The second lesson focused on perceived benefits and perceived barriers to adolescent pregnancy prevention. Some barriers discussed included: lack of sex education, inadequate parental counselling, poverty, broken-homes, Non-use of contraceptives, alcohol and substance abuse, lack of adolescent-friendly services at hospitals, the negative attitude of health workers towards providing reproductive health services for adolescents and peer pressure. Benefits elucidated for participants were: School completion, Enrolment into a tertiary institution, Job security, Improve the quality of life, deliver healthy babies, gaining physical and emotional maturity getting pregnant and being respected in the community. Educational strategies were brainstorming, discussions and role-playing (Appendix 1).

Third lesson focused on Personal and family values. Values were defined as the things adolescents support or against, the things people choose on their own, with no outside pressure, or the things people believe in and are willing to uphold. Adolescents were also taken through the effects of peer pressure, such as: to go against personal values, indulging in risky behaviours; disobey parents, truancy, drug and alcohol abuse etc. adolescents were guided to formulate their personal goals. The most featured goals were to abstain from sex, to become a professional, and to marry after tertiary education. Educational strategies were discussions and role-playing.

The fourth lesson focused on self-efficacy and knowledge of contraceptives. Lecturing demonstration and practice were the educational strategies employed. Various contraceptives were presented and a demonstration of how to put on the male and the female condoms were conducted using educational models. Some participants were guided to practice on the models. Lesson five focus on the female reproductive system. Educational materials were pictures and models whiles educational strategies was lecturing.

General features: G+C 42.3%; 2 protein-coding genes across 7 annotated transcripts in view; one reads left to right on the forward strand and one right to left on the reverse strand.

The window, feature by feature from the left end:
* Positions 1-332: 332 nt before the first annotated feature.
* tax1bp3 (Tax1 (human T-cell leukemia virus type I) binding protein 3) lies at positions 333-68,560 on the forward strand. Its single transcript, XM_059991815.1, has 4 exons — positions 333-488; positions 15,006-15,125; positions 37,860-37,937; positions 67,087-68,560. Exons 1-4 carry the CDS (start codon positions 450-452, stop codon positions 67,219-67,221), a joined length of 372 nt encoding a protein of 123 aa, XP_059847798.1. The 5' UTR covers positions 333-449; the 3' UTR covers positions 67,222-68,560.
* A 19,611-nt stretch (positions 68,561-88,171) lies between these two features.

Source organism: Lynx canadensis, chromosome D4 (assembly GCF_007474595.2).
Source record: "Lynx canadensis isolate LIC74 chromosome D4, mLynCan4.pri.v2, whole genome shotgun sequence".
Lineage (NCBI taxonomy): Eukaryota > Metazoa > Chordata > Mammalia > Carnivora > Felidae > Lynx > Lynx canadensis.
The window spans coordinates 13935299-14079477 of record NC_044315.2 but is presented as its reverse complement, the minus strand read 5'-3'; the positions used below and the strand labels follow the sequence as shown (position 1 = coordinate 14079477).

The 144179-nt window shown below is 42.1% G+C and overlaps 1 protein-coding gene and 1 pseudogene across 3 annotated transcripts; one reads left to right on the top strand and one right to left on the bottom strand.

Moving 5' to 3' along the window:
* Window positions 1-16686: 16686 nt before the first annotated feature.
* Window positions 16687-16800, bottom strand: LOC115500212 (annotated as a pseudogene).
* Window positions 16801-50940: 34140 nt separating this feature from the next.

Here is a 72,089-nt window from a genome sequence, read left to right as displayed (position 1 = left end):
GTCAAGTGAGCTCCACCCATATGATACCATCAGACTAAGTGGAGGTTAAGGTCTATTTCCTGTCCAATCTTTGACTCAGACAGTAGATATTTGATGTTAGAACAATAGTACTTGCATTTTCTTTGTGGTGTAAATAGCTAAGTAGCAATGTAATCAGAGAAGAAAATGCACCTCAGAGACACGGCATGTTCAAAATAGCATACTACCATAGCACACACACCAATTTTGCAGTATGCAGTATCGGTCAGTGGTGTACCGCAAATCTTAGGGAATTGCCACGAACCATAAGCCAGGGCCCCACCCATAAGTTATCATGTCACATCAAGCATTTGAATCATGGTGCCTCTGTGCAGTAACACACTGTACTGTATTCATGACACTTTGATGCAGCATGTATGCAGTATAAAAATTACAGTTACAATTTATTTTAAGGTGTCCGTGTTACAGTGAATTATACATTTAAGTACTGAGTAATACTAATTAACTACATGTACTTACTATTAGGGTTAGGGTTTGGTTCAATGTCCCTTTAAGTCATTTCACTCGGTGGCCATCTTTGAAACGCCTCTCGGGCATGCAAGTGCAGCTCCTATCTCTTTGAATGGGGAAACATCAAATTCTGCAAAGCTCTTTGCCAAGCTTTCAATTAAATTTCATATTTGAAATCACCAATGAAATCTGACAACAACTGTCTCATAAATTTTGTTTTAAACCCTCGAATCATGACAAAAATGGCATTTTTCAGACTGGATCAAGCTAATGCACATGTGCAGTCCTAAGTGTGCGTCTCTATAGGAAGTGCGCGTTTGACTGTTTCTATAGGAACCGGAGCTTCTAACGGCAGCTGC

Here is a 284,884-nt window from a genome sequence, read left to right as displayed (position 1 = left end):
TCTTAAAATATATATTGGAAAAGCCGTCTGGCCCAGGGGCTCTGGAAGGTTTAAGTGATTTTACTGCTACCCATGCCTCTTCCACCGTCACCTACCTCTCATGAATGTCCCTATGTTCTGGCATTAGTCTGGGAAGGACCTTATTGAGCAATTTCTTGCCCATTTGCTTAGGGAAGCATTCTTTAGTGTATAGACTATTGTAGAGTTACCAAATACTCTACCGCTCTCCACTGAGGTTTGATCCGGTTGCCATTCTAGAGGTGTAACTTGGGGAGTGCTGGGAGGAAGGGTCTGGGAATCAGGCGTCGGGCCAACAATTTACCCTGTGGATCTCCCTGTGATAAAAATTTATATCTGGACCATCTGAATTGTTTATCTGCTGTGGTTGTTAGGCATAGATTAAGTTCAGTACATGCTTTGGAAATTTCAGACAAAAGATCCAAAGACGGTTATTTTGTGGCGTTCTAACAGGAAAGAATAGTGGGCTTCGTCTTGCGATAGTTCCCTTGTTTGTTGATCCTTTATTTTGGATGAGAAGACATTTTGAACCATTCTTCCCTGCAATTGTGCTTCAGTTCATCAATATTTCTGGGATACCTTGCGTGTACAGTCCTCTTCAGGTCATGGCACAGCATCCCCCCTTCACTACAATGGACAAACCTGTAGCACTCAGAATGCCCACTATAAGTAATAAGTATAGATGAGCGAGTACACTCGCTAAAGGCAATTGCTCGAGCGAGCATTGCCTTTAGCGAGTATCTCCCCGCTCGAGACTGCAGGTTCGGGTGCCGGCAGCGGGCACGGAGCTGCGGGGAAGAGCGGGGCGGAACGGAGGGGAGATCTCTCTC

The final lesson was on self-efficacy (decision-making skills). Problem-based learning was conducted through simulation. Participants were grouped to discuss the scenario and to present their solutions. Our educational intervention was guided by attitudinal and behavioural intervention strategies adopted for the study based on the Taxonomy of Behavior Change Techniques (TBCT) for interventions [33] (Appendix 1) and Sharma (2011) educational process based on HBM constructs and behavioural objectives [34].

Data analysis

Data was entered to Statistical Package for Social Science (SPSS) version 24. Baseline participant characteristics between intervention and control groups and sociodemographic variables were determined using descriptive statistics. Baseline knowledge level score and six HBM domains scores were compared between intervention and control groups.

Binary logistic regression was used to evaluate the impact of the educational intervention on participants’ sexual abstinence practice. The statistical significance level was determined at a 95% confidence interval.

Results

Participants’ characteristics